I was copied on an email recently that was sent to a leader of an influential Christian organization. The author of the email (let’s call him Larry, not his real name) railed against the leader and the organization for not keeping the culture Biblical and centered in Christ. Larry went on to highlight similar issues in this organization dating back sixty years! In the email, Larry cc’d about 30 individuals, many of whom I recognized. Larry also mentions an upcoming meeting with this leader to discuss these issues.
What bothered me most about this email is that Larry has been a pastor for much of his life. I responded politely and asked Larry to remove me from his distribution list. We all know that by cc’ing individuals it implies they agree with us or are “part of their camp.” I also privately emailed the leader and told him that I didn’t agree with Larry’s approach.
I was also bothered because Larry sent this to 30 individuals as well as posted it on his Facebook account BEFORE he talked with the leader. In my communication with the leader, he was obviously hurt that this went public before Larry could seek to understand the facts from the proverbial “horse’s mouth.”
The really, really sad part of this scenario is that this kind of event is being carried out in Christian relationships on social media every day, tens of thousands of times! Throughout the New Testament, we are told to seek to resolve our differences by going face-to-face with an individual. Instead, we triangulate by speaking to others about the third party.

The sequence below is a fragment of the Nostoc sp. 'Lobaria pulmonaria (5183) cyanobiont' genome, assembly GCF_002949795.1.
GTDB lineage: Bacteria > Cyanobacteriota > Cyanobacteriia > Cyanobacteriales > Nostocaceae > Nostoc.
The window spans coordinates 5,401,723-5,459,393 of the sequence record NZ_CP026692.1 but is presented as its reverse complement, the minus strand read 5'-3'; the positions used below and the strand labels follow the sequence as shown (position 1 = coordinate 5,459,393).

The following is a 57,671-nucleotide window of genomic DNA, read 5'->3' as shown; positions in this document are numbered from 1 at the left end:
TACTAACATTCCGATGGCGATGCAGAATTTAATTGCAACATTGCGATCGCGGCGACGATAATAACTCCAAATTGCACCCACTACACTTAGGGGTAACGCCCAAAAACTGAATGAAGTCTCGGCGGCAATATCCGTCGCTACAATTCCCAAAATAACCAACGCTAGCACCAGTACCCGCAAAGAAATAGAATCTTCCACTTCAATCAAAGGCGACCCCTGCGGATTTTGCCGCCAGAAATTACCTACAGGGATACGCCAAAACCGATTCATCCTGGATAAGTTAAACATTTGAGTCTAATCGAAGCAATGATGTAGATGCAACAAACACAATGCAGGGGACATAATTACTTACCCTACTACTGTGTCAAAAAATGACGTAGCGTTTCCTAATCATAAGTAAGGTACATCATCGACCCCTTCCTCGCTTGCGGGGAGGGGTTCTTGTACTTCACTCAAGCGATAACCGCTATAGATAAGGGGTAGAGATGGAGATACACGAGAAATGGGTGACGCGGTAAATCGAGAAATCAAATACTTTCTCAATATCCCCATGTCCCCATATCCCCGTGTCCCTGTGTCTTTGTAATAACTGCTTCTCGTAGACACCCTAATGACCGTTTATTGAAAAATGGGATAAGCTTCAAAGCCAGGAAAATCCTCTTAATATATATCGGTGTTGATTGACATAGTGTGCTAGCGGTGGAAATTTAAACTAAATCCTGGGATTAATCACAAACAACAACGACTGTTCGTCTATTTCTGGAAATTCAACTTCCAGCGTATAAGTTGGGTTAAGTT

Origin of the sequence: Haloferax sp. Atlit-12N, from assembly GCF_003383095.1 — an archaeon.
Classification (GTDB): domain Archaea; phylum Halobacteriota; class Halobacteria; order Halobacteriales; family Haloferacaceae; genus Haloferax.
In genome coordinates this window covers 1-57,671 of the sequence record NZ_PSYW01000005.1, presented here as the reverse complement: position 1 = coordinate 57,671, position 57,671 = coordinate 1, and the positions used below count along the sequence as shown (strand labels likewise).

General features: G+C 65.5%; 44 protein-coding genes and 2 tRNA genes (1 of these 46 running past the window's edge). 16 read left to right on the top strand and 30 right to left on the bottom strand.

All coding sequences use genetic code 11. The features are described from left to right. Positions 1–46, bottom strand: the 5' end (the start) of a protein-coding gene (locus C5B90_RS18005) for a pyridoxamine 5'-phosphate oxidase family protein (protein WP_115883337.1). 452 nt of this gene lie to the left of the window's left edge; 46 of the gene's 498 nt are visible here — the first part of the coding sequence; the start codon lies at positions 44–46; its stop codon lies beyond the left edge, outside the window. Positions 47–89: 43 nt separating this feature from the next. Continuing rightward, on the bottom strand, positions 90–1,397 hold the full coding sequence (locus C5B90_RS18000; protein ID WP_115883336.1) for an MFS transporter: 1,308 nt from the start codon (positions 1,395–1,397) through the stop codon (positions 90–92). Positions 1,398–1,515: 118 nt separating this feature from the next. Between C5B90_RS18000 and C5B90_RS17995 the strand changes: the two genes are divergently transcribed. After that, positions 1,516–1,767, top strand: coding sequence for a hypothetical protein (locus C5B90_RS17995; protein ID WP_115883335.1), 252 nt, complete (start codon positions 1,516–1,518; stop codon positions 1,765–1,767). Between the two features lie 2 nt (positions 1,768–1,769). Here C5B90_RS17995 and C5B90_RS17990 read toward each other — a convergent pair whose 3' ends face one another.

Here are three very clear passages that outline how we are to deal with others of faith with whom we disagree.
In Matthew 18, Jesus clearly gives us a process to deal with our brothers and sisters in the church with whom we have a difference of perspective:
15“If your brother sins against you, go and show him his fault, just between the two of you. If he listens to you, you have won your brother over. 16But if he will not listen, take one or two others along, so that ‘every matter may be established by the testimony of two or three witnesses.’ 17If he refuses to listen to them, tell it to the church; and if he refuses to listen even to the church, treat him as you would a pagan or a tax collector.Matthew 18.15-17
In chapter 4 of Paul’s letter to the Ephesians, he is pretty clear about how we should deal with issues within the church where we don’t agree with each other…
15Instead, speaking the truth in love, we will in all things grow up into him who is the Head, that is, Christ. 16From him the whole body, joined and held together by every supporting ligament, grows and builds itself up in love, as each part does its work…
25Therefore each of you must put off falsehood and speak truthfully to his neighbor, for we are all members of one body…
29Do not let any unwholesome talk come out of your mouths, but only what is helpful for building others up according to their needs, that it may benefit those who listen. 30And do not grieve the Holy Spirit of God, with whom you were sealed for the day of redemption. 31Get rid of all bitterness, rage and anger, brawling and slander, along with every form of malice. 32Be kind and compassionate to one another, forgiving each other, just as in Christ God forgave you.Ephesians 4.15-16, 25, 29-32
In Romans 1, Paul includes “gossips and slanders” among some fairly serious other behaviors with which others that Christians wouldn’t identify: